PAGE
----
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Brussels, 22 March, 2002

Commission adopts new strategy for health and safety at work.

The Commission has adopted a new strategy for health and safety at work for the period 2002-2006. The purpose of the plans is to modernise EU health and safety policy and rules to cover new types of workplace risk, such as bullying and violence at work and stress-related conditions. The strategy also seeks to consolidate a culture of risk prevention at work.

Anna Diamantopoulou, European Commissioner for employment and social affairs, said : 'EU health and safety strategy must move with the times. EU accident and death rates are still unacceptable. In addition, new types of work have created new types of workplace risk, such as stress-related conditions caused by the ever-faster pace of work. These new conditions must be addressed now and as far as possible anticipated and prevented at the workplace.'

These are the issues addressed by the new EU strategy, which covers the 2002-2006 period:

  • It adopts a global approach to well-being at work, taking account of changes in the world of work and the emergence of new risks, especially of a psycho-social nature. For instance, the Commission will table a proposal for a directive on bullying and violence at the workplace, and will consult the social partners on the issue of stress-related conditions. The strategy will thus help to enhance the quality of work, and regards a safe and healthy working environment as one of the essential components.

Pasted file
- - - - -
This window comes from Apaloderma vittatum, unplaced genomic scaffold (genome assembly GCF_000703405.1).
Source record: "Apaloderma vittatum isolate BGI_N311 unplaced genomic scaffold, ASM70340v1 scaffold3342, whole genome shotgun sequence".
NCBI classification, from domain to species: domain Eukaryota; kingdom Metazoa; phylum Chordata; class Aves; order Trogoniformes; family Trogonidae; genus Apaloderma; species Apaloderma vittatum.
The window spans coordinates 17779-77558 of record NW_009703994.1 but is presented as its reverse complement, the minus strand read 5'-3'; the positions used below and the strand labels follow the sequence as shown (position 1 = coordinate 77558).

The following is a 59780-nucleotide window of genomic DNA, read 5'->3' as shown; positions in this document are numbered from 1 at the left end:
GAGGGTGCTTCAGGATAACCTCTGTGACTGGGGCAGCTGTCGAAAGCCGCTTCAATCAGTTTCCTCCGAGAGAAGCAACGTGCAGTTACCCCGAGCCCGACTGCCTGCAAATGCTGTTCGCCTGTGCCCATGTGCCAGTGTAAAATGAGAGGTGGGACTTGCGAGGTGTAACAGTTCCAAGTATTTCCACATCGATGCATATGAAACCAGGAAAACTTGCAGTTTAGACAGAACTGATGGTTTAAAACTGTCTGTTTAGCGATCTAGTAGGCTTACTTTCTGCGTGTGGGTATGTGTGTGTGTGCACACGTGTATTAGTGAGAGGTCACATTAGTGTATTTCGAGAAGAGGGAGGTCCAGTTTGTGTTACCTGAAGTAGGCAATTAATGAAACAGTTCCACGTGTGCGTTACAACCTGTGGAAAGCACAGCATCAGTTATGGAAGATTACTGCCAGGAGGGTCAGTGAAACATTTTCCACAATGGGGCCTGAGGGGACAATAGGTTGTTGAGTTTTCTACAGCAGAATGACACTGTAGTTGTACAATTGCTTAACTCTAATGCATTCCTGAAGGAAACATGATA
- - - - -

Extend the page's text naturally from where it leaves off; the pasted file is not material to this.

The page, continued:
• It will use all available policy instruments (legislation, social dialogue, benchmarking and best practices, corporate social responsibility and economic incentives) and will develop active partnerships between all the players on the safety and health scene.

  • Finally, it points to the fact that "non social policy" entails costs which weigh heavily on economies and societies, as it is demonstrated by the toll of accidents and diseases on families and insurers. The strategy therefore aims at consolidating a culture of risk prevention and at strengthening the achievements already made, through a more effective enforcement of standards and rules and through improved education and training.

Creating more and better jobs: that was the objective the European Union set itself at the Lisbon European Council in March 2000. Clearly, health and safety contribute to achieving this objective, for they are essential elements in terms of the quality of work.

The European Union has a positive record here, as the number of occupational accidents fell by just short of 10% between 1994 and 1998. This is the result of a comprehensive policy, with a strong focus on prevention, which has been developed for three decades. Nonetheless, the absolute figures remain high, with about 5 500 deaths and 4.8 million accidents resulting in three days or more off work. More importantly, a worrying return to a rising scale of accidents, in certain Member States and in certain sectors, has been evident since 1999. What is more, the candidate countries have an average frequency of occupational accidents which is well above the average for the EU, mainly because of their higher degree of specialisation in sectors which are traditionally regarded as high-risk.

For the full text of the new strategy, please see :

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